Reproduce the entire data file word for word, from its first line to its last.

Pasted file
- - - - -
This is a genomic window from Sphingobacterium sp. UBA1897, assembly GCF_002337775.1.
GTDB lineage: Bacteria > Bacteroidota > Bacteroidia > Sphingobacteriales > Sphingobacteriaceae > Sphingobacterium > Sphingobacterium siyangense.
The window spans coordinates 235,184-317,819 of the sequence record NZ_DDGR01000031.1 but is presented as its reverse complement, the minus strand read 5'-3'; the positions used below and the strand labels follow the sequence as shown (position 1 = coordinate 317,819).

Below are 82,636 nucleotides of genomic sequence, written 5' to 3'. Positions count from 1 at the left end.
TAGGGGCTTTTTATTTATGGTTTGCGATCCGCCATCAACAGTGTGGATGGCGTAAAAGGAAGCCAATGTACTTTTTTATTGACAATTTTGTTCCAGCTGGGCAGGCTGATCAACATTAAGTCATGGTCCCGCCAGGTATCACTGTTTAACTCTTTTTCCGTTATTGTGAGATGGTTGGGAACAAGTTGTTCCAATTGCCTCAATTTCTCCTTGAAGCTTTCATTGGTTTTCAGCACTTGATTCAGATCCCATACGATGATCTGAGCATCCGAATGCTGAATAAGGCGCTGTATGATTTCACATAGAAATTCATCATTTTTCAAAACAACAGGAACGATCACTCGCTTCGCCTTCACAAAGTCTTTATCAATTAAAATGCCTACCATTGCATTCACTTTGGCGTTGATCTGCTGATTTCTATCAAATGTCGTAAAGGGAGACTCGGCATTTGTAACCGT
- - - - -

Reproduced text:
This is a genomic window from Sphingobacterium sp. UBA1897, assembly GCF_002337775.1.
GTDB lineage: Bacteria > Bacteroidota > Bacteroidia > Sphingobacteriales > Sphingobacteriaceae > Sphingobacterium > Sphingobacterium siyangense.
The window spans coordinates 235,184-317,819 of the sequence record NZ_DDGR01000031.1 but is presented as its reverse complement, the minus strand read 5'-3'; the positions used below and the strand labels follow the sequence as shown (position 1 = coordinate 317,819).

Below are 82,636 nucleotides of genomic sequence, written 5' to 3'. Positions count from 1 at the left end.
TAGGGGCTTTTTATTTATGGTTTGCGATCCGCCATCAACAGTGTGGATGGCGTAAAAGGAAGCCAATGTACTTTTTTATTGACAATTTTGTTCCAGCTGGGCAGGCTGATCAACATTAAGTCATGGTCCCGCCAGGTATCACTGTTTAACTCTTTTTCCGTTATTGTGAGATGGTTGGGAACAAGTTGTTCCAATTGCCTCAATTTCTCCTTGAAGCTTTCATTGGTTTTCAGCACTTGATTCAGATCCCATACGATGATCTGAGCATCCGAATGCTGAATAAGGCGCTGTATGATTTCACATAGAAATTCATCATTTTTCAAAACAACAGGAACGATCACTCGCTTCGCCTTCACAAAGTCTTTATCAATTAAAATGCCTACCATTGCATTCACTTTGGCGTTGATCTGCTGATTTCTATCAAATGTCGTAAAGGGAGACTCGGCATTTGTAACCGT